Wednesday, April 25, 2007
Tuesday, April 17, 2007
When I give poetry readings, I generally leave some of my poetry on the tables in the venue. I always carry some poetry with me to give to people I meet who are interested.
As for just leaving my poems by themselves in public places, I haven't done that yet, though every year I imagine myself wandering down Edinburgh's Royal Mile, giving fliers of my poetry to passing tourists during the Festivals. If I dressed up as a giant rabbit, it would probably be easier (If you've ever walked down Edinburgh's Royal Mile during the Festivals, you'll understand why!).
A good site to visit for ideas about Guerilla Poetry is Random Acts of Poetry.
Friday, April 13, 2007
Edited to add: if you read my poetry on this blog, you may think that I am lonely and without love, this is not true. Part of my identity that is a secret in this blog is that I am happily in a relationship and have been for about 13 years. Just that sad love poems are easier to write....
in a fankle - in a tangle, a mess
crabbit - bad tempered, grumpy
dour - miserable (person or weather)
drookit - soaking wet (from the rain)
peely wally - pale and sickly
blether - talk, chatter, ramble on and on or to describe someone who talks a lot
puggled - too exhausted to do anything
bumfle - creased, wrinkled
shoogle - to shake from side to side
For more Scots words and phrases, visit here.
There are various dialects of Scots spoken in various parts of the country but the most telling difference between the two main cities is said in English rather than Scots:
You arrive at someone's house in Glasgow to be greeted with: 'You'll be wanting your tea, then?' whereas in Edinburgh it will be: 'You'll have had your tea then?'.
These types of small differences can be fascinating. For example, my partner's family, when they say they're going to 'stretch their legs' mean they're going to sit down, whereas my family mean they're going for a walk when they say exactly the same thing.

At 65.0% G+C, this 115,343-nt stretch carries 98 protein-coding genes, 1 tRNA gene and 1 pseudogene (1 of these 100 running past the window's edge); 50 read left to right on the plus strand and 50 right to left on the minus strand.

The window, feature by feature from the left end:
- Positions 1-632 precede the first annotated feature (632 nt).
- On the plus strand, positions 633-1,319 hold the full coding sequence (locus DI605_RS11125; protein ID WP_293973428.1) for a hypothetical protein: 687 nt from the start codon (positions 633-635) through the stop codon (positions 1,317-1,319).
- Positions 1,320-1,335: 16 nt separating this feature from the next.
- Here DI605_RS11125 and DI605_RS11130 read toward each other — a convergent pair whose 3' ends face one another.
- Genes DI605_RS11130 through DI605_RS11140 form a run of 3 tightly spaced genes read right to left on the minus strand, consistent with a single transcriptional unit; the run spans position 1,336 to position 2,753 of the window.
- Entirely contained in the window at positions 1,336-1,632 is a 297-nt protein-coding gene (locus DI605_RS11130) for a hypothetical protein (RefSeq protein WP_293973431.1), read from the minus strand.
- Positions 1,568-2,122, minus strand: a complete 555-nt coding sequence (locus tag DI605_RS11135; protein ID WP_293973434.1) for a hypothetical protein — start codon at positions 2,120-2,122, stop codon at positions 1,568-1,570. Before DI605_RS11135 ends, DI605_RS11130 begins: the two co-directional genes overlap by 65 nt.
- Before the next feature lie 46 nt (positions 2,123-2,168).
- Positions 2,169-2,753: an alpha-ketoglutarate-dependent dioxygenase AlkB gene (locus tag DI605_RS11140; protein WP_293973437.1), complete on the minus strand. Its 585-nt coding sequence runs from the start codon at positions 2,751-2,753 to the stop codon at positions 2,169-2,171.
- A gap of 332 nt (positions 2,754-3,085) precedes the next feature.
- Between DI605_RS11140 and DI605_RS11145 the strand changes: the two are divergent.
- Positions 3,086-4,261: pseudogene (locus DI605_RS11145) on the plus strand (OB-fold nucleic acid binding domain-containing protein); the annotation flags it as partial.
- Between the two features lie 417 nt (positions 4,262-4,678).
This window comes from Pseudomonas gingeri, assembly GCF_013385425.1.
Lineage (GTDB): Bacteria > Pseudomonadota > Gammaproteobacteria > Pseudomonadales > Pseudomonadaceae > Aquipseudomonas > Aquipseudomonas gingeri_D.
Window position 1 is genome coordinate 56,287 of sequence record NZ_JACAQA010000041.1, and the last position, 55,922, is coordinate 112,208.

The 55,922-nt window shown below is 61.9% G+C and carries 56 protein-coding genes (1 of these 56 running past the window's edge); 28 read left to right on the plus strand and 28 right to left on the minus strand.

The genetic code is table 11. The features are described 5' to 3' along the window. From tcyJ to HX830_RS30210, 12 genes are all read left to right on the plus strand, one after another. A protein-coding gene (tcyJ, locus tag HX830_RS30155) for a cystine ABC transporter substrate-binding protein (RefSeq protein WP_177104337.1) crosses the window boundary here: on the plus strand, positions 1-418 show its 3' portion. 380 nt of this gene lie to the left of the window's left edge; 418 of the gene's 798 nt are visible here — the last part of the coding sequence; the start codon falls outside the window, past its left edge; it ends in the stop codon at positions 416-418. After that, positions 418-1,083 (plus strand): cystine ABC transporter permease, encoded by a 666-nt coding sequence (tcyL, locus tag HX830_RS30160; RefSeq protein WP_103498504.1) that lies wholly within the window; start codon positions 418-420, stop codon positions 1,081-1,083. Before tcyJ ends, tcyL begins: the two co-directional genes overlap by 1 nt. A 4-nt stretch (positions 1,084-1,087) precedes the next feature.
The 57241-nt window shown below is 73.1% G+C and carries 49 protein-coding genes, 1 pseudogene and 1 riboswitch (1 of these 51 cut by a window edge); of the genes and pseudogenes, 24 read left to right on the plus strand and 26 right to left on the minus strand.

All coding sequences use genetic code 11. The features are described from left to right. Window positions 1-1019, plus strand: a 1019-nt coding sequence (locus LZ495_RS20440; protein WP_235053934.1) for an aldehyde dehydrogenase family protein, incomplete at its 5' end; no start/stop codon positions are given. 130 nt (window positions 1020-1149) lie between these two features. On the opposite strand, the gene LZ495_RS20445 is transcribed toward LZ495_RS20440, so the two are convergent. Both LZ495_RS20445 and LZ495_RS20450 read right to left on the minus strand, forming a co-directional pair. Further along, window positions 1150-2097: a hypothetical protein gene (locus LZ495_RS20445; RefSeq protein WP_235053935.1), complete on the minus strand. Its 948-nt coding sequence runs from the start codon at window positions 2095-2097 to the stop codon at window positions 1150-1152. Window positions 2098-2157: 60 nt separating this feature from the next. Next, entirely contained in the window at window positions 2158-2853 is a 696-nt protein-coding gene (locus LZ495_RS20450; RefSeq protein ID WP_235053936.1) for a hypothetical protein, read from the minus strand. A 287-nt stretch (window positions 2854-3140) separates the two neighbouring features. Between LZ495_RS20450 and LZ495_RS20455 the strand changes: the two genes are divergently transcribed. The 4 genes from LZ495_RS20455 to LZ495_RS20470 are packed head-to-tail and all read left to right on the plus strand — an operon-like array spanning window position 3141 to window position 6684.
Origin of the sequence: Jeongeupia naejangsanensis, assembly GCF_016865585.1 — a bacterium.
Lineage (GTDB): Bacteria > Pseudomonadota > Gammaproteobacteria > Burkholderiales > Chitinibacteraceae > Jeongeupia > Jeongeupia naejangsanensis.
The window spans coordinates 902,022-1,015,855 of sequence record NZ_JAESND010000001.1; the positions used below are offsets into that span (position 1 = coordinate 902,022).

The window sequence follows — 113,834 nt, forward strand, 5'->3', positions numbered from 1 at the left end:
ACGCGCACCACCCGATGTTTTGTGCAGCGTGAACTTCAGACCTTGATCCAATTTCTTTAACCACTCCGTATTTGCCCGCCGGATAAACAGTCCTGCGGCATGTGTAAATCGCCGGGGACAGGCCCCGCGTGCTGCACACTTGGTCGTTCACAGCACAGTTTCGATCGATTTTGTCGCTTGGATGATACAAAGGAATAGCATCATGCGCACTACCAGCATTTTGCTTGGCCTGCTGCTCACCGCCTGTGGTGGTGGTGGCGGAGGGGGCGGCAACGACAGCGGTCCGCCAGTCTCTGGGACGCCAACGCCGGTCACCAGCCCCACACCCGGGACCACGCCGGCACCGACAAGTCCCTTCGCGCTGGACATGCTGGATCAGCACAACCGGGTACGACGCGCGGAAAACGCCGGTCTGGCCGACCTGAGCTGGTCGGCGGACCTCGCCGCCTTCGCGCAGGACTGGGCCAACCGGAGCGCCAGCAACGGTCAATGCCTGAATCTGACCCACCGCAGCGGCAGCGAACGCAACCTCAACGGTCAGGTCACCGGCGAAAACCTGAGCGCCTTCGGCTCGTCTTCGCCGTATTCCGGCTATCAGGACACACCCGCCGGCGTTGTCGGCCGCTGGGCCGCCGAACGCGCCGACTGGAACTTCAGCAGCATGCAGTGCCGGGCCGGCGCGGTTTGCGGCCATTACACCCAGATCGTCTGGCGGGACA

I remember a wonderful phrase of my Grandmother's 'I'm off to see my aunt' she'd say as she went off to the bathroom.
There are so many weird word usages! I know several people who will say 'what a wombat!' when someone does something silly (hey come on we're in Scotland, what's wrong with numpty!!).
I spent two years in Malawi and there are a couple of Chichewa words I will still use:
Zikomo - thank you, excuse me, look out there's a lion behind you (admittedly this last usage has declined since I returned to Scotland.)
Osoandola - don't worry
Chabwino - Okay, fine
Tikupita - let's go! My partner has corrupted this into chick pea pizza for some reason.
I grew up in Lancashire and for lots of regional words from that area, please see Sue Berry's entry for this prompt.
Wednesday, April 11, 2007
in my love for you.
Sudden in the sunlight,
your beauty and laughter,
followed me, ghostlike,
I sensed your feelings, recognised
love that could not speak,
to dare being just too brave
in such strange circumstance.
I loved you well enough to know
my silence kept you safe,
knew there was no easy way
to tell you what I felt.
Now continents and years away,
your likeness sits here in my soul,
a symbol, cipher, set in stone
for me to bring to mind
when I find a word or line
on which to hang another poem
of unrequited love.
Previously published in Markings
The line 'sudden in the sunlight' was my contribution to the donated lines for this week's Poetry Thursday.
The whole poem has been translated into Spanish by Eugenia Andino. You can read the Spanish version here.
Sunday, April 08, 2007
Tuesday, April 03, 2007
I got a few poems
for a future volume.
I’ll send you a copy,
signed with an innocuous
message. The word love
above my signature.
previously published in Poetry Scotland.
Poetry Thursday this week asked us to write a poem for or to a poet. This poem is neither, but has been taken as being such. I did write a poem to a poet, but you'll need to go to Crafty Green Poet to read it!
Sunday, April 01, 2007
eyes staring from thin paleness.
Deep she thought - New Wave
French cinema; discussing Proust
She wasn't prepared for the nightmares
traumatised sleep, waking
eyes dark-ringed. She tried
leaving but was in too deep
dark-placed. Finally he left her
to grief unsolaced.
Deepest Darkest for Sunday Scribblings